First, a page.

You would have to commence a plenary action for rent, or use and occupancy, along with damage to the apartment, on a contract or quasi-contract theory. Depending on the amount, you would sue in small claims or in civil court or in Supreme Court (you could check www.nycourts.gov for the appropriate court in your area to commence this case as well as the monetary limit in each available court). You should consult with an attorney in your area as drafting the complaint and figuring out which claims you have may be a bit complicated. Then again, you may not think the legal fees are worth it if you're not suing for much money - that's really a judgment call on your part.
Dear Poughkeepsie Landlord:
You helped make the mess you are in because you chose to have a tenant without a written lease. New York landlord and tenant law does not truly allow for the building up "on account" of a month to month rent, as the general concept is that the month to month tenancy is over when the tenant does not pay the next rent when due. At that point, with the tenancy over, the landlord may "terminate" the tenancy and wait the time out for an eviction proceeding, or serve a rent demand for the rent due, start a nonpayment proceeding, and hope for a money judgment and a possession judgment followed by an eviction if the tenant does not pay.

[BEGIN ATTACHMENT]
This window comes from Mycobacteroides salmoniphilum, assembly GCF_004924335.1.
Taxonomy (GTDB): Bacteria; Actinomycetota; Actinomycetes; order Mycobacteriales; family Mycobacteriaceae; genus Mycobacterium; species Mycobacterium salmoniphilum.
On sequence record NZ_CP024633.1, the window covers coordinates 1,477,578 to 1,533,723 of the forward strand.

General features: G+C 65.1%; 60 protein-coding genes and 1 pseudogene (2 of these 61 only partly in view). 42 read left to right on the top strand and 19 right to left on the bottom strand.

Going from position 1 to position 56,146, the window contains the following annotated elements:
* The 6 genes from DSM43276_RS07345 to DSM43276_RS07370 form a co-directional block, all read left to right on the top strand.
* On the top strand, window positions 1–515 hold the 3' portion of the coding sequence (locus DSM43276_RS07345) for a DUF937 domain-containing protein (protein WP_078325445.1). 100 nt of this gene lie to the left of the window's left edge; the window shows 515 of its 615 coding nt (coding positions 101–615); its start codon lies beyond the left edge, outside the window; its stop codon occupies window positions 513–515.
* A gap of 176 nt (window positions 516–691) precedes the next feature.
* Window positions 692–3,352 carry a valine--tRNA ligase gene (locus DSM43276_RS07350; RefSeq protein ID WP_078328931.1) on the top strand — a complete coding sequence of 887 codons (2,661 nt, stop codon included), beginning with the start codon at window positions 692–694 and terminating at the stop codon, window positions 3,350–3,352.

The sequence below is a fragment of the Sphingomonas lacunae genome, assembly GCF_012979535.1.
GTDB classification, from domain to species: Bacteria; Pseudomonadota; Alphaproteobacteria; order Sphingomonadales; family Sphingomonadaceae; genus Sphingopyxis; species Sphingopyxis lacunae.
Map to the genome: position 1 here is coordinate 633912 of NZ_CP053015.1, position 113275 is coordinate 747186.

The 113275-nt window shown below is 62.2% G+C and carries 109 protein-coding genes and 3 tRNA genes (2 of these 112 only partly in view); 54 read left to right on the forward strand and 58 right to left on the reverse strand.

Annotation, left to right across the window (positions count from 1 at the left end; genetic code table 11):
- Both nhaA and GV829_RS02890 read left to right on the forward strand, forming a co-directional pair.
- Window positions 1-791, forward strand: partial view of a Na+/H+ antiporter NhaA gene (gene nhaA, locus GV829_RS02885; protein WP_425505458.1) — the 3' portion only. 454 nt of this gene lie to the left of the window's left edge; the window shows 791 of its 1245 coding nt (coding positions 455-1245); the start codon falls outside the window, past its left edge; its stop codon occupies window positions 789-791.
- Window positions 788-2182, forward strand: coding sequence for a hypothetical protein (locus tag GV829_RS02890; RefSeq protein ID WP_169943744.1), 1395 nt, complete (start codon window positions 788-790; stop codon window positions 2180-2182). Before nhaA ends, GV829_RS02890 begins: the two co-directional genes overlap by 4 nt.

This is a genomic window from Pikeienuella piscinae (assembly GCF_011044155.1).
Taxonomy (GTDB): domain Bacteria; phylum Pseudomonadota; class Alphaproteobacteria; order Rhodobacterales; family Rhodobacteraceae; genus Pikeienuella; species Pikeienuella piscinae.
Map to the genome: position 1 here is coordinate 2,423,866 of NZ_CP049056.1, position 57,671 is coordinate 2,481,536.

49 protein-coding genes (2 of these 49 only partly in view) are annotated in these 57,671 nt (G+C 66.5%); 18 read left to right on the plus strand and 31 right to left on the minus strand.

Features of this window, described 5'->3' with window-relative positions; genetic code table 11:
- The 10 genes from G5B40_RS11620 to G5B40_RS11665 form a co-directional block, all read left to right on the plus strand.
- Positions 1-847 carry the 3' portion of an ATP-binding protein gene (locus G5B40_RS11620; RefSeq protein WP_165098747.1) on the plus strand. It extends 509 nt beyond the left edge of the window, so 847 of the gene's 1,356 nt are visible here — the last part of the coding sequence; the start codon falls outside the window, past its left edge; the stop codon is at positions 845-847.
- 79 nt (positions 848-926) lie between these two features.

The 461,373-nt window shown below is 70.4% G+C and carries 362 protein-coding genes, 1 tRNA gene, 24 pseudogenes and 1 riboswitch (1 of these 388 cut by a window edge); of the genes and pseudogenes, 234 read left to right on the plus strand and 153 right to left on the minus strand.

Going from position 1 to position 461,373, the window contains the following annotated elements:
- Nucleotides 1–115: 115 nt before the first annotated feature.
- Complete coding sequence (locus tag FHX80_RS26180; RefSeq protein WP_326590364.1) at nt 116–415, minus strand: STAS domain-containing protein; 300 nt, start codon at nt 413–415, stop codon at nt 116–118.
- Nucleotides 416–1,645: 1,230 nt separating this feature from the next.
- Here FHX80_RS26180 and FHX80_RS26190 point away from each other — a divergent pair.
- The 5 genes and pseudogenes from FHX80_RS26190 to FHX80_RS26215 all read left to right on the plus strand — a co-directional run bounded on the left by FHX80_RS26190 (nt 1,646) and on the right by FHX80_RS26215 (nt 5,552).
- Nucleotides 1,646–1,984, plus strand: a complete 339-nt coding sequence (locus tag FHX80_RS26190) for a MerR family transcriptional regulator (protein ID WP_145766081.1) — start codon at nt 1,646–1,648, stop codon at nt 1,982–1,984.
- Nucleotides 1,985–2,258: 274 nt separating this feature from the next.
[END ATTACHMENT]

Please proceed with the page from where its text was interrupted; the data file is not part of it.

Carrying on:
Now you are left with only a regular civil lawsuit. You have to prove the reasonable value of the use and occupancy for the premises, the value of the damage done to your home by the tenant, win this lawsuit and find your former tenant to collect the judgment.
You may want to consult with an attorney.
The answer provided to you is in the nature of general information. The general proposition being that you should try to avoid a bad outcome if you can.